The science behind 
traveling light.

The science behind <br/>traveling light.
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ASF® construction
There’s strength in numbers.
Crafting a vehicle that’s as light as it is strong is a longtime obsession of Audi. It began in 1983, when our engineers conceptualized the ASF®, with prototypes developed in 1987, and the first production ASF® chassis coming to fruition in the aluminum unibody A8, and since then, has been integrated into many of our production vehicles. The forthcoming A8, for the first time, sees an innovative combination of four materials —steel, aluminum, magnesium and carbon—to produce a lightweight vehicle.
What’s inside counts.
Nature inspired our engineers when it came to designing the next generation ASF®. Whereas a bee colony uses only the right amount of material to serve a specific function, we applied the same ideology to the A8. Joining the right materials in the right place with the optimal amount allows for greater understanding of a material’s potential and its intended purpose, which forms a foundation for greater performance and overall capability.
Steel
Abundant within the earth’s crust is iron, an element that, when melted down to raw iron, is made into steel. Known for its strength, steel can be formed into different alloys that are easily welded, cast, machined or forged into a variety of shapes or tempers unrivaled by other metals.
Aluminum
Many forms of transportation rely heavily on aluminum for its lightweight properties and strength. A vehicle made from aluminum can yield improved acceleration, braking and handling with its savings in mass.
Magnesium
The high strength-to-weight ratio of magnesium makes it lighter than other structural metals, like steel and aluminum. The damping properties make magnesium impact and fatigue resistant, allowing it to help absorb energy in case of an accident.
CFRP
Carbon fiber-reinforced polymers are an integral component of the latest generation of ASF® construction. This flexible, fabric-like material, when combined with a resin to form a hard composite, can result in parts that are lighter and stronger in comparison to their metal counterparts.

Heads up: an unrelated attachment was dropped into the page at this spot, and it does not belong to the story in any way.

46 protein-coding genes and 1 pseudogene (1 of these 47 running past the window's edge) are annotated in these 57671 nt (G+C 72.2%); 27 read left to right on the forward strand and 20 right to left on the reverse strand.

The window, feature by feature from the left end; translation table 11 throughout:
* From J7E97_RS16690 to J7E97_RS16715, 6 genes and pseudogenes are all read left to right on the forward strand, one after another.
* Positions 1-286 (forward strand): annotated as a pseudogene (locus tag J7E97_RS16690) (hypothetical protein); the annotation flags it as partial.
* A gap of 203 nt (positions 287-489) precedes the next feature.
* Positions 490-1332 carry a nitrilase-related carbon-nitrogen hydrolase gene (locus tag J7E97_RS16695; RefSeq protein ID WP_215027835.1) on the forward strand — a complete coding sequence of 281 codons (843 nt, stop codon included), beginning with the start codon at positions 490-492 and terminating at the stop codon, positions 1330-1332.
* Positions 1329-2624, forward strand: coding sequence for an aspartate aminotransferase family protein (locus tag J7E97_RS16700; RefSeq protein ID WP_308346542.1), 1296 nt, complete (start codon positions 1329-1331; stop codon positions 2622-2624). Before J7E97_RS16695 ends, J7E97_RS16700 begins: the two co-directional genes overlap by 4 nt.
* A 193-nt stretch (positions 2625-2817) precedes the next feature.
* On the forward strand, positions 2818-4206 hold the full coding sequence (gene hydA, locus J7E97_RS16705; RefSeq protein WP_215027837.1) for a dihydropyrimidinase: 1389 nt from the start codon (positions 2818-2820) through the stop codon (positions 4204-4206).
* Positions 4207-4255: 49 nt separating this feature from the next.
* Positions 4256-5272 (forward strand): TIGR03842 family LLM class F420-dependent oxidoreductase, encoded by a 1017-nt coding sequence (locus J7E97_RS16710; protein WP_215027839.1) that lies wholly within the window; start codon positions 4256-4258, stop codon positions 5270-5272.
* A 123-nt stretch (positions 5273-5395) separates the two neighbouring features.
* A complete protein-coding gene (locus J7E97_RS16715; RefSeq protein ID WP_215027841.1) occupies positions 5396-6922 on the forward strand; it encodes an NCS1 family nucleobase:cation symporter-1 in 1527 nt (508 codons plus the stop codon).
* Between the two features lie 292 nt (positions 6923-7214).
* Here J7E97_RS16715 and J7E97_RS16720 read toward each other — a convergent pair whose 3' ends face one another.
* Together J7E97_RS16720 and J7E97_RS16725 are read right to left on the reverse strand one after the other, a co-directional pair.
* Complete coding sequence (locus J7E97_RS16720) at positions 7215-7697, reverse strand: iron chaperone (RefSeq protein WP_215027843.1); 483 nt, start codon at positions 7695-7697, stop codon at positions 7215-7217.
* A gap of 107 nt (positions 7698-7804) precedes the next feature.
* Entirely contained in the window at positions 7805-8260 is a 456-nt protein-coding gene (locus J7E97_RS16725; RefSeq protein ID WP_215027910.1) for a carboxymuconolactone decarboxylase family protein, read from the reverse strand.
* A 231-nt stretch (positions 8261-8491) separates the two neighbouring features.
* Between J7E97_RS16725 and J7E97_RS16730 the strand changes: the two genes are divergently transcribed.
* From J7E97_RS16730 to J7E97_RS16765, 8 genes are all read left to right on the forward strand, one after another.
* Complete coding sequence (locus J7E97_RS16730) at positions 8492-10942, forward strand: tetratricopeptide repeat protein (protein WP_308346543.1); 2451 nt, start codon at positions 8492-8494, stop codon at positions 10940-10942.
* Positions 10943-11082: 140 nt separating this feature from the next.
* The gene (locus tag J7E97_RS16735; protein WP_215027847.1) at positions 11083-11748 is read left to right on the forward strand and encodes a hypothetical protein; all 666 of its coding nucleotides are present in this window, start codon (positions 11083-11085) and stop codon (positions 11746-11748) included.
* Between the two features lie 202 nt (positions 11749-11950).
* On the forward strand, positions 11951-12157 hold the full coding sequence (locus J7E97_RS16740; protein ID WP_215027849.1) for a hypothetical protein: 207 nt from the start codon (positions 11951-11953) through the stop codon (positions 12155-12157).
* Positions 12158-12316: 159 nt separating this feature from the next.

Steel
Aluminum
Magnesium
Carbon
Steel
A combination of high-strength, hot-formed and conventional steel components make up the front bulkhead, side sills, B-pillars and front section of the roofline of the A8 Audi Space Frame. By applying specialized tailoring technologies and partial heat treatment, sheet metal blanks are produced in varying thicknesses to help reduce weight and increase strength.
Aluminum
By and large, the 2019 A8 body is comprised mostly of aluminum components, with design features including heat-treated, ultra-high-strength cast alloy sheet metal, castings and sections that have high tensile strength.
Magnesium
Secured to the strut towers is a magnesium strut brace adding to the body's high torsional rigidity. In the event of a frontal collision, the forces generated are distributed to three impact buffers in the front end.
Carbon fiber polymer
A lightweight carbon fiber panel is joined to the rear wall of the passenger cabin to help increase torsional rigidity while absorbing vehicle loads and add stiffness to the Audi Space Frame.
14 joining processes
Trust the 
process.
Creating the ASF® chassis requires 14 intricate processes to join lightweight materials together. The reason being, there are different rates of thermal expansion for each material. With “cold” mechanical technology connecting the side wall frame to the B-pillar, roof and door sills, or the “warm” process of remote laser welding, vehicle production becomes more streamlined in comparison to conventional means.
1 Laser welding, 2 Resistant spot welding (Al-Al), 3 Resistance spot welding (steel-steel), 4 Flow-drill screwing, 5 Friction-element welding, 6 MAG welding (steel-steel), 7 Roller hemming, 8 Clinch connections, 9 Grip punch-riveting, 10 Laser welding (steel-steel), 11 Semi-tubular punch-riveting, 12 MIG welding (Al-Al), 13 Bonding, 14 Laser welding
Working remotely 
has its benefits.
Using a remote laser welder is a more precise method of joining aluminum parts during the chassis assembly process. Positioning the laser beam exactly along the welding edge helps minimizes the risk of hot cracking and can control how deep the laser can penetrate. It also identifies the amount of gap between the parts being joined and can effectively control how the gap can be closed.
Flow-drill screwing is just one of the 14 specific techniques Audi engineers use to join lightweight materials to help create a stronger chassis.
The roller hemming method is used along the side sills of the Audi Space Frame design.
Other Uses of Lightweight Materials
See performance in a different light.
Beyond the innovative technology used to create the ASF® chassis, lightweight materials can also be used to help enhance vehicle performance in different ways. Audi engineers took what was developed originally for the track and instilled this technology into production vehicles that are enjoyable for everyday use.
Stay cool.
In addition to helping your vehicle to decelerate, ceramic brake discs can provide longer service life and motorsport aesthetics. The carbon composite discs feature ventilated grooves to help dissipate heat with little fading, even under repeated hard braking.
Titanium
Select Audi models offer an available titanium exhaust system, a lightweight unit sporting larger diameter exhaust tips with carbon fiber accents and can deliver a more aggressive exhaust note.
Not all wheels are created equal.
Most wheels are typically cast—a process where molten aluminum is poured into a mold to create the wheel shape. Its heavier weight and porosity, however, can make it more susceptible to hair fractures. A forging process uses pressure to create a wheel that can be more structurally sound, lightweight and stronger than a cast wheel.